How To Buy a Loose Diamond
What Is a Loose
In today's market, the loose diamond is becoming ever popular. A loose diamond is a
diamond that has not been set in a piece of jewelry. The greatest advantage of purchasing a loose diamond is that
you can use it in any kind of setting or any kind of design you want. Talk about a custom design! A loose diamond
allows you to come up with a one-of-a-kind design that no one else will ever wear or be seen
By purchasing a loose diamond, you can determine it’s setting and cut; that means you have unbridled flexibility
and overall control of how the jewelry will eventually look. Prior to purchasing a loose diamond, make sure you
understand how the 4 C's of diamonds, the cut, color, clarity and carat
weight affects the ultimate worth of your custom designed jewelry.
can learn those all-important facets of diamond buying at DiamondExperts.biz. Never embark
on the process of buying loose diamonds until you are aware of the various aspects of a diamond. If not, your lack
of knowledge will be costly. See also: GIA Certified Loose Diamond and Wholesale Loose Diamonds.
When It Comes to a Loose Diamond You’ve Got
of the greatest advantages to buying a loose diamond is that you have some wonderful options available in terms of
shapes and cuts. No status quo pre-cut diamonds here!
can start off with the right stone and work together with your diamond cutter to create a masterpiece that becomes
a family heirloom right before you very eyes. The most common shapes are the round and then the princess cut, pear,
emerald cut, heart-shaped, and still there are many more cuts and shapes available.
How to Buy a Loose Diamond
The decision to choose a loose diamond over pre-cut and pre-set diamond depends on where you
want the diamond to be set or the occasion for which you are buying. It also depends on if you are buying one
single loose diamond to be used in a solitary diamond ring or custom-made engagement ring.
Or, if you’re purchasing a cluster of loose diamonds to make a number of custom rings, a
tennis bracelet or a diamond necklace. If you are buying a loose diamond to make an engagement ring, keep the
personality of your fiance in mind and let it shine through the cut, the shape and the setting. The same goes if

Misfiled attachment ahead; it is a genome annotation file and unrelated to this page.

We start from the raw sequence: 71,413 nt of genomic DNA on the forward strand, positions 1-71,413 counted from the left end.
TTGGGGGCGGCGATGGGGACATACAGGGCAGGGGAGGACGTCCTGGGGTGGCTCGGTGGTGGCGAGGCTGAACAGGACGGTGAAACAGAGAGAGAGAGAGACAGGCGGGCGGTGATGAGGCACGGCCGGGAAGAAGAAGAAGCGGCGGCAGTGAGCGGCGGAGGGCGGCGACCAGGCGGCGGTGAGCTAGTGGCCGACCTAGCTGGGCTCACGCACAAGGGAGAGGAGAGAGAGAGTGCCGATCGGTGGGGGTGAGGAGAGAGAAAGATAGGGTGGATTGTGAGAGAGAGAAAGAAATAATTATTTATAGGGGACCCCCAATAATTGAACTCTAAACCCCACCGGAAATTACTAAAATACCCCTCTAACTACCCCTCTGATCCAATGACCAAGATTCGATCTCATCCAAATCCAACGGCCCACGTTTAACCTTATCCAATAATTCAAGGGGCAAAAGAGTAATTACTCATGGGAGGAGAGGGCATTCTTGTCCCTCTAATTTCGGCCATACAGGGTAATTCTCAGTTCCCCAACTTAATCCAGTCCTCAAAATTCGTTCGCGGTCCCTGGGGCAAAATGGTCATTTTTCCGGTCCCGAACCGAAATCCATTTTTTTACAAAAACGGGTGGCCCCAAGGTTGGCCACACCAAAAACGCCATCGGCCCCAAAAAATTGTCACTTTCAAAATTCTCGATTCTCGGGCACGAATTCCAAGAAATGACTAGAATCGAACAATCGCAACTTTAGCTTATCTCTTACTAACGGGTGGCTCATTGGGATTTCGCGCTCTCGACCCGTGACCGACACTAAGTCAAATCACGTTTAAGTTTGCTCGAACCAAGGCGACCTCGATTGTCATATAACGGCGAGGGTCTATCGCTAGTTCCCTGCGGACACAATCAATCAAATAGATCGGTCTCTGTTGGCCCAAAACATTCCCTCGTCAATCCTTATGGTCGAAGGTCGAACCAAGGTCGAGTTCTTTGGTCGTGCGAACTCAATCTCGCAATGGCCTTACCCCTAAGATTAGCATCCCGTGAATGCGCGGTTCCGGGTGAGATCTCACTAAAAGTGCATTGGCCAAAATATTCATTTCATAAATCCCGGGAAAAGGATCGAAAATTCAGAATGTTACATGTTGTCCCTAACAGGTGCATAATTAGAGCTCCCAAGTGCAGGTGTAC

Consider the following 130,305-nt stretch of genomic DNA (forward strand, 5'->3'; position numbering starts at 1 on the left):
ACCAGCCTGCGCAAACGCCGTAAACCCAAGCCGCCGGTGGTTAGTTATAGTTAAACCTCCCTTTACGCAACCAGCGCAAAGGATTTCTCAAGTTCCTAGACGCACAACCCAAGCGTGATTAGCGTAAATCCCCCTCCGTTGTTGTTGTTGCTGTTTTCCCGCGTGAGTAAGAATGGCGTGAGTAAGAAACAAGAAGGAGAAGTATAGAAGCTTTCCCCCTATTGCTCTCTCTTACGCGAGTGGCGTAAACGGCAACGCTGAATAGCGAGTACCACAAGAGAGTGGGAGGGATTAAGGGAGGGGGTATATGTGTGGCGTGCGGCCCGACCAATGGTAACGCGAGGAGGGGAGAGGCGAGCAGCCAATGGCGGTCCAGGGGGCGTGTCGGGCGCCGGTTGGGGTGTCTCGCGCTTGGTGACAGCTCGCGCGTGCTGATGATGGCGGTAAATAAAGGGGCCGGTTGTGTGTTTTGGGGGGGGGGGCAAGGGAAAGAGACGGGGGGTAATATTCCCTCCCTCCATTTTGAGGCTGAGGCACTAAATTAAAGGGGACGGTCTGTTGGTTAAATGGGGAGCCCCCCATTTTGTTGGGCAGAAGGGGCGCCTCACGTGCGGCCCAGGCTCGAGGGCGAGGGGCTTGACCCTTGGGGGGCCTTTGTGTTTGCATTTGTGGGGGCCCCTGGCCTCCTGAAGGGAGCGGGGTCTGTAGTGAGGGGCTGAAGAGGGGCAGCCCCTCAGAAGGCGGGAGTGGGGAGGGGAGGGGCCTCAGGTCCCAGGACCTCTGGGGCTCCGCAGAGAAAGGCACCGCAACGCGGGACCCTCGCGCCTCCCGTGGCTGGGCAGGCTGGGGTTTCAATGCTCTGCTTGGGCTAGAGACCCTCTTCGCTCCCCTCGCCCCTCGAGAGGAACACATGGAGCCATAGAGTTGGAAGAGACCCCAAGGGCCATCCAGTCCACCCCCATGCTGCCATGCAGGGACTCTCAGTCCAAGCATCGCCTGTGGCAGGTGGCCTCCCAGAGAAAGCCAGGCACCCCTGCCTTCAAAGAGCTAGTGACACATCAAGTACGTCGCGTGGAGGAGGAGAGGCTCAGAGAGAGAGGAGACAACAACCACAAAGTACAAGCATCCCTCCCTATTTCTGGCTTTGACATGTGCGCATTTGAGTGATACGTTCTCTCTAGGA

you are buying loose diamonds for an earrings or a bracelet.
Start the process by finding the right dealer from whom you will buy your loose diamonds. They
are available both online and offline. When it comes to buying a loose diamond, currently, most people feel more
comfortable with dealing with a dealer in person, (i.e., offline) as opposed to buying online.
On a side note, with the advancements being made with the Internet and technology, we’re sure
that will eventually change in the future. The issue has a lot to do with trust. It is always better to see the
actual stone prior buying it. A picture can only show so much, and the buyer should make certain the stone is
what he or she wants before purchasing.
Know Your Stuff Or You May Get Burned!
Seeing the gem up close is also the only sure way of determining things like its fire and brilliance. When
purchasing loose diamonds always ask the jeweler or for a 10x loupe. A loupe will assist you in determining the
clarity grade of loose diamonds and allows you to properly examine the core under magnification. This goes right
back to understanding the 4 C’s of diamonds.
Remember: you will be expected to know your stuff! There are several different types of microscope sets that allow
you to observe loose diamonds and gem stones. It is very important to identify any inclusions that are present in a
loose diamond as this is crucial part of determining a diamond’s value.
Vicente Ross is a diamond connoisseur who has turned his passion for fine jewelry, diamonds
and precious metals into a consumer based information portal. He travels the world acquiring information on
famous diamonds, loose diamonds, Black Diamonds, antique jewelry and other fine jewelry and shares his finds and
expertise on his information packed website http://DiamondExperts.biz
Source: Vicente Ross, http://DiamondExperts.biz/